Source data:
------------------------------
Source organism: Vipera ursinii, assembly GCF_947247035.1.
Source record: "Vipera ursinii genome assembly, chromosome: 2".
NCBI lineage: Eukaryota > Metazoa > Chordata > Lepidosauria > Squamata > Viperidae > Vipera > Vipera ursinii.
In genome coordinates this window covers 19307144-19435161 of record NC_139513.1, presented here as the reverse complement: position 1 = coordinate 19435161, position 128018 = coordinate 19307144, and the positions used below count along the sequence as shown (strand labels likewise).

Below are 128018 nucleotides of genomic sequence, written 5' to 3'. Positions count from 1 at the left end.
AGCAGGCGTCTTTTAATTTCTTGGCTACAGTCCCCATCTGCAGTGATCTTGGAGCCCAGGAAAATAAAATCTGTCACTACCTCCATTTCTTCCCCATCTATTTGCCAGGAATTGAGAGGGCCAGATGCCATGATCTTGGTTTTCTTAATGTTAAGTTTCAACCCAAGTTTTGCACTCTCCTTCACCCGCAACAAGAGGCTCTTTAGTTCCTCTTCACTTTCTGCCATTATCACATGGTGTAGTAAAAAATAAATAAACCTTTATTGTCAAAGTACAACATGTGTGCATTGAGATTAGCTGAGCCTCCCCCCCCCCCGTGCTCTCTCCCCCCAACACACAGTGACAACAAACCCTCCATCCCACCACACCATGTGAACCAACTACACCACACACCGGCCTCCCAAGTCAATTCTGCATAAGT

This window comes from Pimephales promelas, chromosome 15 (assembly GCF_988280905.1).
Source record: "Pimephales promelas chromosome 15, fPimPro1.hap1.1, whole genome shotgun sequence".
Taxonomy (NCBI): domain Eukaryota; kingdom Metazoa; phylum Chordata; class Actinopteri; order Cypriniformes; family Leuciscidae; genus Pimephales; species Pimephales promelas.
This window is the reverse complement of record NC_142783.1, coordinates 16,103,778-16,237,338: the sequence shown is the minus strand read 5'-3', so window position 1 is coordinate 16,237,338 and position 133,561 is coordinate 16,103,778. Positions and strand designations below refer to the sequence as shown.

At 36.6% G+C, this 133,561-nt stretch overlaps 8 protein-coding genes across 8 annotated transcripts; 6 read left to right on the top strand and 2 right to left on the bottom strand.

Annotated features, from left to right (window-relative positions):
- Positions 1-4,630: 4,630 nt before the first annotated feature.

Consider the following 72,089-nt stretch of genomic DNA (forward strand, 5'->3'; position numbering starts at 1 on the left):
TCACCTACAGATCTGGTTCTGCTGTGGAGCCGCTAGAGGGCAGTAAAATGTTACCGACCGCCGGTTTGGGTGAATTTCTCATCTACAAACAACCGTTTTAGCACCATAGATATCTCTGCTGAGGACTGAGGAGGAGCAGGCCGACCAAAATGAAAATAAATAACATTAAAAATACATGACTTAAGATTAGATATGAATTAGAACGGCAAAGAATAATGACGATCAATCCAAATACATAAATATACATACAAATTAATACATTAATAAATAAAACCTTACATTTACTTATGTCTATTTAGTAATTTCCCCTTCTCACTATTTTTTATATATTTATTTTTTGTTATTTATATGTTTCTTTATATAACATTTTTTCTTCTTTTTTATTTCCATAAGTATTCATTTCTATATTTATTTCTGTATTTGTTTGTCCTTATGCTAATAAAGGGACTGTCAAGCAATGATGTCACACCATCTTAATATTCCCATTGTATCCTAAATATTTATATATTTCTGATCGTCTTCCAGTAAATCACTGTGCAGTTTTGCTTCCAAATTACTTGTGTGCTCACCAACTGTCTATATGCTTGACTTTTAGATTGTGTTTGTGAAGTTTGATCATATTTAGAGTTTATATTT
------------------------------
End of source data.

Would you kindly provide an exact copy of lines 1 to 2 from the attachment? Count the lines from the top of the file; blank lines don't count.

Source organism: Vipera ursinii, assembly GCF_947247035.1.
Source record: "Vipera ursinii genome assembly, chromosome: 2".